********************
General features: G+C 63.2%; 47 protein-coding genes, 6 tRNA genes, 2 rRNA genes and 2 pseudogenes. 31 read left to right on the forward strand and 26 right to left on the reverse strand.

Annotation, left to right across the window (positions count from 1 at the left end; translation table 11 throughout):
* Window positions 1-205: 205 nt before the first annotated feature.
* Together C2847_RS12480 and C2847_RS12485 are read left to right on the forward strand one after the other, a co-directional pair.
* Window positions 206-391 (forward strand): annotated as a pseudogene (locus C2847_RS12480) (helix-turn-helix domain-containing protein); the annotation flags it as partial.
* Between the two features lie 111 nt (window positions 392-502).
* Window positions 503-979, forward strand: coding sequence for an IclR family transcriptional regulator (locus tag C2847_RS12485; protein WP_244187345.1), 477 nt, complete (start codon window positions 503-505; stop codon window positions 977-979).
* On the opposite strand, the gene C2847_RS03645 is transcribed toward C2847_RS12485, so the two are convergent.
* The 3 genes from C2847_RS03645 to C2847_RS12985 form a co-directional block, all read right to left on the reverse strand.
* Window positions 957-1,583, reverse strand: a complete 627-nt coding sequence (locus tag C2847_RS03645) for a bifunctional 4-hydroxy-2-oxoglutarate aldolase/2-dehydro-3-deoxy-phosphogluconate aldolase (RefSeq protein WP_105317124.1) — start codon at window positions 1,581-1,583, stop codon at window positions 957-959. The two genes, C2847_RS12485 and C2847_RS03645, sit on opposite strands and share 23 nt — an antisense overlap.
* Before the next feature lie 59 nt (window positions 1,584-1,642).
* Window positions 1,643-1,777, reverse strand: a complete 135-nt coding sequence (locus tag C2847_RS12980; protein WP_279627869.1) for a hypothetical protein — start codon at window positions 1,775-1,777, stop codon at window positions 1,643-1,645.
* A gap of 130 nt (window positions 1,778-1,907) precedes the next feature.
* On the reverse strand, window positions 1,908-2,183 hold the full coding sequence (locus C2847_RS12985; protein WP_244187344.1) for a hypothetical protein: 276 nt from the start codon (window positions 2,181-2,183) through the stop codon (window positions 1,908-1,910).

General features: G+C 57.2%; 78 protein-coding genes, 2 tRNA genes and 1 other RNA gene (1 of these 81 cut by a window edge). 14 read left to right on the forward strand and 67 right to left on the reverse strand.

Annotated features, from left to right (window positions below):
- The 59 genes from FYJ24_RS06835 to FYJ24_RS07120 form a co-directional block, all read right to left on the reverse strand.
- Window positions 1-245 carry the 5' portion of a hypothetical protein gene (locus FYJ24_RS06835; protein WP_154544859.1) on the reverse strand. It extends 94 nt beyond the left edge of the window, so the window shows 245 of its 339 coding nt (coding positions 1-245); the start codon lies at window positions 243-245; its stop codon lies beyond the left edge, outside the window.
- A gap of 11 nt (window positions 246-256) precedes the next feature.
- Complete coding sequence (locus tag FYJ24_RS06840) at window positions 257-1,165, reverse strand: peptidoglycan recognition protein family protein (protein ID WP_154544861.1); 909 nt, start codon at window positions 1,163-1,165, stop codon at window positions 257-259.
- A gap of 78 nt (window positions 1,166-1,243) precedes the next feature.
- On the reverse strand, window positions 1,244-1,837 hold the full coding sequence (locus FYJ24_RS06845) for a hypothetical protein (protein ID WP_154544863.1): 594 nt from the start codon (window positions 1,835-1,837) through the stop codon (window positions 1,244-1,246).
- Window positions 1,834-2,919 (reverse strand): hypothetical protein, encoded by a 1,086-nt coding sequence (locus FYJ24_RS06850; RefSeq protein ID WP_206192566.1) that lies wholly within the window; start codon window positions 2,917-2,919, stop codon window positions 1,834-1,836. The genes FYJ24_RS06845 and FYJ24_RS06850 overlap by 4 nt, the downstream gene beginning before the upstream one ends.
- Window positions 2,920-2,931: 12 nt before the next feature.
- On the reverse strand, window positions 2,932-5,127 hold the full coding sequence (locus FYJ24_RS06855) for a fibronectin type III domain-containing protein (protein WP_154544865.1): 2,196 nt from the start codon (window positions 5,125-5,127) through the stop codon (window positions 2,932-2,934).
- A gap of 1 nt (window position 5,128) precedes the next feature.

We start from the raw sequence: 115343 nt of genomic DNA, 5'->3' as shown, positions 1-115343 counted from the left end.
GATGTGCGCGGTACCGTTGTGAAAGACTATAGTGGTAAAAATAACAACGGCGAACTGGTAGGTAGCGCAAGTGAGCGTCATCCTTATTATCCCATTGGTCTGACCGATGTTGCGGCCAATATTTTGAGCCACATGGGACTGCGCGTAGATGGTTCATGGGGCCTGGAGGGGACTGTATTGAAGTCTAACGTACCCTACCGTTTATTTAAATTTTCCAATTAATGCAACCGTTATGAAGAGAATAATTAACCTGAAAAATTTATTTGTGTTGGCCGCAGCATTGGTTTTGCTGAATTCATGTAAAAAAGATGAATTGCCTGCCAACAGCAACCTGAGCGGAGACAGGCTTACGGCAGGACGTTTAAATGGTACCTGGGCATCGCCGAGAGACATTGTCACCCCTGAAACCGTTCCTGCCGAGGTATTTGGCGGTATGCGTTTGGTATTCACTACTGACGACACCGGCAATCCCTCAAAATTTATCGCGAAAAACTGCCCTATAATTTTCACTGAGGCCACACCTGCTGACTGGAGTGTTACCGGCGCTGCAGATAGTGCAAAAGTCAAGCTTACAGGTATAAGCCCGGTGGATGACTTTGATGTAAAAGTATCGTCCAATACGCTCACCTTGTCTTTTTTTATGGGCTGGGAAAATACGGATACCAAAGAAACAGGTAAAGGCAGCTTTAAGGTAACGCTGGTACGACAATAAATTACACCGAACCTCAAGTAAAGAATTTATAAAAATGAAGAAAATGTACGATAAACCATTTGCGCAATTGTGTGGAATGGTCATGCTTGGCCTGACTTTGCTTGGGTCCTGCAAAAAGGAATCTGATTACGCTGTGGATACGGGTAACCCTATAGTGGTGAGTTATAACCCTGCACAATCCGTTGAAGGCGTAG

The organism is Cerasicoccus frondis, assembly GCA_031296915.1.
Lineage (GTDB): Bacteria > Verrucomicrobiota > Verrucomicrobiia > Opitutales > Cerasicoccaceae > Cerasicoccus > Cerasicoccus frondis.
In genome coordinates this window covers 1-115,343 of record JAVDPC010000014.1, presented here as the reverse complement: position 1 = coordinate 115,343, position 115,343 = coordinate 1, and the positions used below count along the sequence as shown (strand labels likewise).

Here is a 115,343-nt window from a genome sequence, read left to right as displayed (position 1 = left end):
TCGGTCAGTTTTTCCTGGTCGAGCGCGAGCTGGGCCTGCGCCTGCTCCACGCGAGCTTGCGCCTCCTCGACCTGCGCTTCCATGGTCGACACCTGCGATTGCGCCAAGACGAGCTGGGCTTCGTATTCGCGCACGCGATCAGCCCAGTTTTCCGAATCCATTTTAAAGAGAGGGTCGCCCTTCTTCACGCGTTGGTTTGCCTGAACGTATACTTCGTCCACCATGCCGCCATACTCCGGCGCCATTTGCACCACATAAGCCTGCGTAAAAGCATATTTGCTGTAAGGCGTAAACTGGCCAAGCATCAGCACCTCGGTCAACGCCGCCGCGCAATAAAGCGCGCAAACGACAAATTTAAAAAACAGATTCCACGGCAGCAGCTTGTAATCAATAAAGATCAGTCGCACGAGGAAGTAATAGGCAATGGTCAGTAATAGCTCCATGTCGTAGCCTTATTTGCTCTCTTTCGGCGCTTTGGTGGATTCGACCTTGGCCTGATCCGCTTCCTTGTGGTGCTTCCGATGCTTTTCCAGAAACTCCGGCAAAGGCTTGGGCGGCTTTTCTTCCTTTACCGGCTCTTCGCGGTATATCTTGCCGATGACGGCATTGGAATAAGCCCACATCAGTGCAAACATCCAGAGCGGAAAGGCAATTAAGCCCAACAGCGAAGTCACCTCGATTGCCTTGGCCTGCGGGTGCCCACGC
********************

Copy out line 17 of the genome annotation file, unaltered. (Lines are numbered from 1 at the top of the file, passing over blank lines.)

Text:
- The 59 genes from FYJ24_RS06835 to FYJ24_RS07120 form a co-directional block, all read right to left on the reverse strand.